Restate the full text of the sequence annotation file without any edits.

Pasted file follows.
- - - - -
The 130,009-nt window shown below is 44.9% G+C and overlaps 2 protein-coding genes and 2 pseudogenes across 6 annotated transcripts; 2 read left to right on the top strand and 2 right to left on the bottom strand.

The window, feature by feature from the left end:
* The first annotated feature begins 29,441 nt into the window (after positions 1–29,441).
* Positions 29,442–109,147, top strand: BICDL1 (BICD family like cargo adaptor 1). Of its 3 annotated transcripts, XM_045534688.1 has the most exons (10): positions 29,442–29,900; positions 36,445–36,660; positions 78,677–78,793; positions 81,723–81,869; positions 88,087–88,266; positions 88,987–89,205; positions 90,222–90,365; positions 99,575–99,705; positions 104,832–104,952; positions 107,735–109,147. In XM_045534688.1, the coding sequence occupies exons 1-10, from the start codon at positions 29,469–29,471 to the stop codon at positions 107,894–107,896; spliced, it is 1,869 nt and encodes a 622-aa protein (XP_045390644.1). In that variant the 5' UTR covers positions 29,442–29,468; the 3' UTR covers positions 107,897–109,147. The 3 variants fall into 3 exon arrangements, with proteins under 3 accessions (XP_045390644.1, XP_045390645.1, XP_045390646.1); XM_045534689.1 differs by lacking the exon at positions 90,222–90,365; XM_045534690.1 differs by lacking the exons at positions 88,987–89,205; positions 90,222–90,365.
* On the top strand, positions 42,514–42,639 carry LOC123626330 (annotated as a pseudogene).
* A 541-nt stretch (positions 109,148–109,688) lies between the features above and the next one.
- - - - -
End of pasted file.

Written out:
The 130,009-nt window shown below is 44.9% G+C and overlaps 2 protein-coding genes and 2 pseudogenes across 6 annotated transcripts; 2 read left to right on the top strand and 2 right to left on the bottom strand.

The window, feature by feature from the left end:
* The first annotated feature begins 29,441 nt into the window (after positions 1–29,441).
* Positions 29,442–109,147, top strand: BICDL1 (BICD family like cargo adaptor 1). Of its 3 annotated transcripts, XM_045534688.1 has the most exons (10): positions 29,442–29,900; positions 36,445–36,660; positions 78,677–78,793; positions 81,723–81,869; positions 88,087–88,266; positions 88,987–89,205; positions 90,222–90,365; positions 99,575–99,705; positions 104,832–104,952; positions 107,735–109,147. In XM_045534688.1, the coding sequence occupies exons 1-10, from the start codon at positions 29,469–29,471 to the stop codon at positions 107,894–107,896; spliced, it is 1,869 nt and encodes a 622-aa protein (XP_045390644.1). In that variant the 5' UTR covers positions 29,442–29,468; the 3' UTR covers positions 107,897–109,147. The 3 variants fall into 3 exon arrangements, with proteins under 3 accessions (XP_045390644.1, XP_045390645.1, XP_045390646.1); XM_045534689.1 differs by lacking the exon at positions 90,222–90,365; XM_045534690.1 differs by lacking the exons at positions 88,987–89,205; positions 90,222–90,365.
* On the top strand, positions 42,514–42,639 carry LOC123626330 (annotated as a pseudogene).
* A 541-nt stretch (positions 109,148–109,688) lies between the features above and the next one.